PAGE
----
However, while the state of Delaware had agreed to desegregate universities, it refused to accept integrated public schools, and therefore decided to appeal the ruling. Eventually, Redding’s cases were combined with the Brown v. Board of Education case, which was from Kansas, and other similar cases from Virginia and South Carolina. In 1954, the U.S. Supreme Court agreed to hear the combined Brown v. Board of Education case.
The Delaware case was the last to be heard by the Court. Redding kept his arguments short, since many of the constitutional issues had already been cited by the other lawyers on the team. He simply argued that temporary solutions would not work, and the state should be permanently banned from segregating its students. In a historic decision, the Supreme Court struck down the “separate but equal” doctrine, desegregating public schools throughout the United States.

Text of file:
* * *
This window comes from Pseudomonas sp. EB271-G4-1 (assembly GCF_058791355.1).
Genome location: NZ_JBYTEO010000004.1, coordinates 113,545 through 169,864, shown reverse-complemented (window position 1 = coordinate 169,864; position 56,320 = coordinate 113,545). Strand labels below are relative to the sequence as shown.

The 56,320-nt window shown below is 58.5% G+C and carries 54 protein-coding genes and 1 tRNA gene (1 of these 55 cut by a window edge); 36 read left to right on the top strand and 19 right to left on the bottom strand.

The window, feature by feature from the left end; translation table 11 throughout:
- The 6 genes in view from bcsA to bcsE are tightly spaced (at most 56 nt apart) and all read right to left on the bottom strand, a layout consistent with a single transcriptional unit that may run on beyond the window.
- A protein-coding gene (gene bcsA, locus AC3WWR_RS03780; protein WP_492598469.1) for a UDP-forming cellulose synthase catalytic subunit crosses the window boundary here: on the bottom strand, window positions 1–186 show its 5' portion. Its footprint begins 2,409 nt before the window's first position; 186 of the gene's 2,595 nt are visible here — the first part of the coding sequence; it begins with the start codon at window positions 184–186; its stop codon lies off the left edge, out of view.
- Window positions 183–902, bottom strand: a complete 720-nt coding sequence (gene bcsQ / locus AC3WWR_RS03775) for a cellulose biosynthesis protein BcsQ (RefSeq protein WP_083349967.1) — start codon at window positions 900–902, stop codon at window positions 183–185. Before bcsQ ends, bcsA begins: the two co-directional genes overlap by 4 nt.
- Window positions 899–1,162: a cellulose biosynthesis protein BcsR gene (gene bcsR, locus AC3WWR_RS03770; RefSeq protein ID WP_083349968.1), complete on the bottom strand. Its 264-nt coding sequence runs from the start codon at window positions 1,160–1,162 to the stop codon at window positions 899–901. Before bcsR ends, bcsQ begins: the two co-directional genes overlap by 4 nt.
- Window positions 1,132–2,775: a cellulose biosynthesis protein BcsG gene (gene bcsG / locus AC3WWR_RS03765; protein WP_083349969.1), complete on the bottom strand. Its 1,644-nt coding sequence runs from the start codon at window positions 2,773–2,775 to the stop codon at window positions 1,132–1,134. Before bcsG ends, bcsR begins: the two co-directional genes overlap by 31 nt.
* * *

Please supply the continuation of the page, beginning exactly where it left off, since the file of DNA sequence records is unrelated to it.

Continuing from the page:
However, the struggle against racial segregation did not end with the Brown v. Board of Education decision. Returning to Delaware, Redding fought to force the state to abide by the Supreme Court’s ruling. “Through the years of the struggle in Delaware, neither a single school board, nor any of the attorneys for the school boards, nor the state board, nor the successive attorney generals and their deputies, nor any governor, nor the general assembly came forward to stand by Louis L. Redding’s side in opposition to the evil of racism in the public schools of Delaware,” Irving Morris wrote in IN RE, “The harsh fact is millions of dollars we could have spent for the education of all children we instead spent to defend racial segregation in our public schools.”
Redding would return to the Supreme Court once more, to argue the case of Burton v. Wilmington Parking Authority. The court again agreed with Redding, ruling that a building funded by public money could not discriminate against its customers because of their race. In 1965, Redding became a public defender for the state of Delaware, and fought for the rights of poor clients for nearly 20 years. He retired in 1984, after 55 years of practicing law. On September 29, 1998, Redding died at the age of 96.